Indus zoomorphism and its avatars

With a classification of seal-impressions based on a design logic and genealogical figure charts

This is an applied technical paper which rewards the follower with valuable insights and serves up some complex puzzles in Indus iconography for further cogitation. On the one hand, the careful classification of animal seals from the height of Indus culture shows how rigorously some of the rules and associations between elements was pursued by Indus craftsmen. On the other, the various associations between Indus iconographic techniques and rules show how complex these rules could be. For example, certain animals can look back (tiger, goat and markhor), others usually but not always have a manger (feeding trough) in front of them (elephant), and so on. The author, who dedicates this paper to his teacher Iravatham Mahadevan, neatly breaks down all these attributes, and then shows how these might be connected and amended in charts like the one shown above, Animal avatar by association with the object avatar in front.

Just over half of the seal impressions with animal figures analyzed come from Mohenjo-daro, and over a fifth from Harappa, and less than a tenth from Lothal reminding us of how much these more excavated sites contribute to our undestanding of Indus culture. The rigorous classification scheme reminds us, how at least in certain instances, the standard we know so well always appears in front of the unicorn could also appear in front of a markhor, or two-horned creature (urus?) as well as composite creatures. The author tries to deduce what some of the pairings might imply, e.g. "The urus, unicorn and horned tiger never face a manger, never shown feeding, as if to say, 'does not eat'" (p. 10). Many such patterns or relationships are exposed, such as the examples where a standing deity is placed inside a pipal pot, and "is usually composed with a 'kneeling deity' . . . who offers something to the standing deity in the pipal pot. The two deities are identically adorned, and invariably so. The adorer and adored have an intertwined fate and no independent identity" (p. 12).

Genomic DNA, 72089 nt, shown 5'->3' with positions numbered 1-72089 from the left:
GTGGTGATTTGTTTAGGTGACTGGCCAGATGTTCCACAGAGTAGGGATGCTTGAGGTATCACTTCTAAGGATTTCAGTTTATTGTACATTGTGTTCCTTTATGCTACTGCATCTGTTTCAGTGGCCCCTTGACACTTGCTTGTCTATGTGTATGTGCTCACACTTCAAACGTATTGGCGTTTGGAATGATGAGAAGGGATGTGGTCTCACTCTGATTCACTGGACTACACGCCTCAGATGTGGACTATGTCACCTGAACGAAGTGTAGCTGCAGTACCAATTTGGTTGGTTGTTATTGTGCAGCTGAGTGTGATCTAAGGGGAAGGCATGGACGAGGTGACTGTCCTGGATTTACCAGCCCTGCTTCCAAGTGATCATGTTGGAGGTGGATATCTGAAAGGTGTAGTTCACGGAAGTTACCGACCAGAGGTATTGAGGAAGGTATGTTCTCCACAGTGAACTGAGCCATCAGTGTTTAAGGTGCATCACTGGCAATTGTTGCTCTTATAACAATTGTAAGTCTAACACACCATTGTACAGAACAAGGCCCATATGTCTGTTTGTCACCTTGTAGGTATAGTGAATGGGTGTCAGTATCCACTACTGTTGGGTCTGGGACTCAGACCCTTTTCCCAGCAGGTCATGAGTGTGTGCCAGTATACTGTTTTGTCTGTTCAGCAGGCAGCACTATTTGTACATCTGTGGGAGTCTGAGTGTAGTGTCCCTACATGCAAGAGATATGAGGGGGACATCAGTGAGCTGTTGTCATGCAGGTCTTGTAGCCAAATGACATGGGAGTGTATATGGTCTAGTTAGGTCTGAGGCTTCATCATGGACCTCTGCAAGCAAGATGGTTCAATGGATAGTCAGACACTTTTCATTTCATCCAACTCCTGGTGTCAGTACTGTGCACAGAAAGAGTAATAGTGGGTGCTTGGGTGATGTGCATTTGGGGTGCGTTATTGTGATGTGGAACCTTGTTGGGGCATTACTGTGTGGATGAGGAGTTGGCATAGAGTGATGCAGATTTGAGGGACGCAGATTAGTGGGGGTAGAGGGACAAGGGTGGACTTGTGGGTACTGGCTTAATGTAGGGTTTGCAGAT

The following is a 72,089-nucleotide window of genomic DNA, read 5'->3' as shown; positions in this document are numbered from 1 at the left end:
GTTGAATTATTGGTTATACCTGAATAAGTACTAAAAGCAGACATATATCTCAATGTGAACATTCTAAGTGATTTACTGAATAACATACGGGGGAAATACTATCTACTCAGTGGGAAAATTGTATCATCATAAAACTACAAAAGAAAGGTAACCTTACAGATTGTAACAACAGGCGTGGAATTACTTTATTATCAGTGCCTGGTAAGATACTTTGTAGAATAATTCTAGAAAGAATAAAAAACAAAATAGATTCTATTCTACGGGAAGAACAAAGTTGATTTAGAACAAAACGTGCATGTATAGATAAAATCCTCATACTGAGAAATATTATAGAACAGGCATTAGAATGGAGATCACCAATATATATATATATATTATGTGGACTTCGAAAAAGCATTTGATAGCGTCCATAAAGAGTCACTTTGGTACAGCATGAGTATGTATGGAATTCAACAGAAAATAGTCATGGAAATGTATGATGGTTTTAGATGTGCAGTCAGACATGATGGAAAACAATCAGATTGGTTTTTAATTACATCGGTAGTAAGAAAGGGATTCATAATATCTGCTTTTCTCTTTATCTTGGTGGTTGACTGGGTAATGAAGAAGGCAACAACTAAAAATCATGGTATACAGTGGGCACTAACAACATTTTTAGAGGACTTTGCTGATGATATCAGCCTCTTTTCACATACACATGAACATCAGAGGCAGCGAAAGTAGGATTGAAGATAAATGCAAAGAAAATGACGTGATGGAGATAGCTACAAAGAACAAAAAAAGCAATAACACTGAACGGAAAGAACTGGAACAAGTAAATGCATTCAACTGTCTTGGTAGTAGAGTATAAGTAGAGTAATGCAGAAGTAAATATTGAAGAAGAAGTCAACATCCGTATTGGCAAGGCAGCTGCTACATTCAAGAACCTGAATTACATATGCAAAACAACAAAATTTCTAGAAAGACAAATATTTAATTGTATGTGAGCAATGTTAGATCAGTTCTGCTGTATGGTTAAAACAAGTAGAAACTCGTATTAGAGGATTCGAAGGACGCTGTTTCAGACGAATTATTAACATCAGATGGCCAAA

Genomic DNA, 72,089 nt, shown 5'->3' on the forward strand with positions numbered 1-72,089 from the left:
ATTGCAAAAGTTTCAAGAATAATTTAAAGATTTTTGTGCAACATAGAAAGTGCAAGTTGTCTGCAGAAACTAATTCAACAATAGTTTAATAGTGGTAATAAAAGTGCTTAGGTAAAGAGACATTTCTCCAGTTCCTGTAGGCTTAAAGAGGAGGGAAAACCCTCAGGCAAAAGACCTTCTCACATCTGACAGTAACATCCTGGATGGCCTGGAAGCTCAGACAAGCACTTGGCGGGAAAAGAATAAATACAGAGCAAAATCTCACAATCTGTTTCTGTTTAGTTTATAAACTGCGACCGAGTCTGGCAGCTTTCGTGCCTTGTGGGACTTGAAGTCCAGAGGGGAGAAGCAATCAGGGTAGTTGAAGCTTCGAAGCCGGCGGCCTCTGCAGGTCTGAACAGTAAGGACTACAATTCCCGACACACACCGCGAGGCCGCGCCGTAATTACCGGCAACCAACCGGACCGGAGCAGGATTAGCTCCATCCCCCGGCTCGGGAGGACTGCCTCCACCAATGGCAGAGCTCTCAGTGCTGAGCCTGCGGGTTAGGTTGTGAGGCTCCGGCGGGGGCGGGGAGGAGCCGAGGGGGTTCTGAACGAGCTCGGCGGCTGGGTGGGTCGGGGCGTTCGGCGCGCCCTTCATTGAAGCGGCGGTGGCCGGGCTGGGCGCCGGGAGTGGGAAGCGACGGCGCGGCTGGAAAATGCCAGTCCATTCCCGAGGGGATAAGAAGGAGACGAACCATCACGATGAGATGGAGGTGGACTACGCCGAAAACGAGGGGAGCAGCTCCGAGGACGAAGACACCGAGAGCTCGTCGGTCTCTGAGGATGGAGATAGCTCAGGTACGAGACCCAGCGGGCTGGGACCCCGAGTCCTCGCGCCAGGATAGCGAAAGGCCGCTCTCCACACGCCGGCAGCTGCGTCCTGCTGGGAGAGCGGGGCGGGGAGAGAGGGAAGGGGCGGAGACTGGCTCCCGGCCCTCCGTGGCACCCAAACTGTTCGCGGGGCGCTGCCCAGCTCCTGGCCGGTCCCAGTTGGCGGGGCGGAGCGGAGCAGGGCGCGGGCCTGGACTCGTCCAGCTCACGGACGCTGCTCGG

The bringing together of these correspondences and clues through such a vast array of seals is of great interest, as are the "prohibitive principles" the author also discerns: "Animals never sit. Only some animals turn. Only the markhor and zebu determine the composites. The bison always determines the joined animals. The identity of the deity is always the same, horned head dress and bangled arms" (p. 16). An interesting section talks about the large versions of the standard that usually appears before the unicorn also being paraded, it seems, through town in much larger form, "proof to the monumental usage of Indus iconography, albeit on a material (cloth, wood...) that could not survive" (p. 23).

The author also offers an answer to the "pasupati" puzzle, three-faced or four based on his analysis, on how certain broken seals were reconfigured, and ends on this hopeful note: "The larger implication is, for the Indus script to be properly investigated, the Indus iconography has to be decoded. The classification in this paper may well serve as the basis for an interpretation of the iconography which I reserve for a forthcoming paper" (p. 18).

We look forward to the next steps.